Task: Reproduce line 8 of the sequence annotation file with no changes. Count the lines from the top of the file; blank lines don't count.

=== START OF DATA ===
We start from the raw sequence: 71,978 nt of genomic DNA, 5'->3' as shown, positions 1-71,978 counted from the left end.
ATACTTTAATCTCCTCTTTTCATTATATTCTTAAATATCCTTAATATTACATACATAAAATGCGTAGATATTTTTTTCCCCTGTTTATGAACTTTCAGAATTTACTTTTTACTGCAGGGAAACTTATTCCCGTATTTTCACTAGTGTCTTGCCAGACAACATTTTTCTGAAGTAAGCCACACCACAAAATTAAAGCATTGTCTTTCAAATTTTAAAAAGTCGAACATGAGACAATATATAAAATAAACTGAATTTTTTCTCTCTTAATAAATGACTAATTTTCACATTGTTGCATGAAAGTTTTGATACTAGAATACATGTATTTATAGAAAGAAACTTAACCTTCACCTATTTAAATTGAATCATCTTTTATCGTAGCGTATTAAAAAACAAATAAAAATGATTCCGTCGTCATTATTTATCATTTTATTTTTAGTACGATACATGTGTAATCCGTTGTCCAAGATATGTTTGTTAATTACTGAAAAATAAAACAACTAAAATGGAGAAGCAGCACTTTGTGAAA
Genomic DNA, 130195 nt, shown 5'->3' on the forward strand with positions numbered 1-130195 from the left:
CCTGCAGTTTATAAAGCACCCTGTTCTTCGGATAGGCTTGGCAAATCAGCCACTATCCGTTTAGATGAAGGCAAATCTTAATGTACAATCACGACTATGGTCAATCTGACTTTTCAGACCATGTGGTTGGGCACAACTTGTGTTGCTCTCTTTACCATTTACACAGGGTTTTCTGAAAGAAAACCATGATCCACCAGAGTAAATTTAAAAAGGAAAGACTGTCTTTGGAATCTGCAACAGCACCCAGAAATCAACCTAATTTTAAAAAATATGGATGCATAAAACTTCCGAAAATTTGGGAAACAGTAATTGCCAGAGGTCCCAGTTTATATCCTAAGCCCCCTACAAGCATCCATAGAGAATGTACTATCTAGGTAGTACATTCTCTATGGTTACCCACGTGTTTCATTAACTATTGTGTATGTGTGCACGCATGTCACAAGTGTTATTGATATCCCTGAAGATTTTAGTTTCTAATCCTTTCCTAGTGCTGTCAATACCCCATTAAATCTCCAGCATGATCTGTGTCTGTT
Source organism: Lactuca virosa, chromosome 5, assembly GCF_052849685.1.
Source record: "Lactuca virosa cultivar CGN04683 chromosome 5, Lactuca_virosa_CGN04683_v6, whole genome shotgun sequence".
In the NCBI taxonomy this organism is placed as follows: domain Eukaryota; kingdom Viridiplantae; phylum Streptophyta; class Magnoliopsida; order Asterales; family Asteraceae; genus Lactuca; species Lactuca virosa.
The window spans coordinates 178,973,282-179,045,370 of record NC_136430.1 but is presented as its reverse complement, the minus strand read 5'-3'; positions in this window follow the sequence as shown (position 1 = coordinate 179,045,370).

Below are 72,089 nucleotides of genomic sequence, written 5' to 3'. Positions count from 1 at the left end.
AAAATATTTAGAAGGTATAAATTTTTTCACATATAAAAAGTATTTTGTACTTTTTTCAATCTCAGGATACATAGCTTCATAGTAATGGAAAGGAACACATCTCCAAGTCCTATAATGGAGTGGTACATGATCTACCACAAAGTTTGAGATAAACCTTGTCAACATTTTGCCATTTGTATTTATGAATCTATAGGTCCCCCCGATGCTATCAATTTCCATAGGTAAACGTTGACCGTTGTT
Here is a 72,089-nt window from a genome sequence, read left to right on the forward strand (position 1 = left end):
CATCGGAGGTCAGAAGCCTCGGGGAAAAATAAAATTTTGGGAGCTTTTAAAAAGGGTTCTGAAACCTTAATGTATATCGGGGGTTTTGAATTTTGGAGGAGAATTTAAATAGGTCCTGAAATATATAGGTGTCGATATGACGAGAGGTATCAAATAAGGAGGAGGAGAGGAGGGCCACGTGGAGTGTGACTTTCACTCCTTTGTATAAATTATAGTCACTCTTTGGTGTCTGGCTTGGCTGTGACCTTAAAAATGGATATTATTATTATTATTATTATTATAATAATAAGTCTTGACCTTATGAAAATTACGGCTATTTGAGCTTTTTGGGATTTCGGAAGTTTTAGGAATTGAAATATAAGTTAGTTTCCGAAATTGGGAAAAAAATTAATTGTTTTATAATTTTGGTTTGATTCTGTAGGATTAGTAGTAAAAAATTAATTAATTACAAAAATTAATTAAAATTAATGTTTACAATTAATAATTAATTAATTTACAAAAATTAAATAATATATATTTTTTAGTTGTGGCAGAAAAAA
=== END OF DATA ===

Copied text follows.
The window spans coordinates 178,973,282-179,045,370 of record NC_136430.1 but is presented as its reverse complement, the minus strand read 5'-3'; positions in this window follow the sequence as shown (position 1 = coordinate 179,045,370).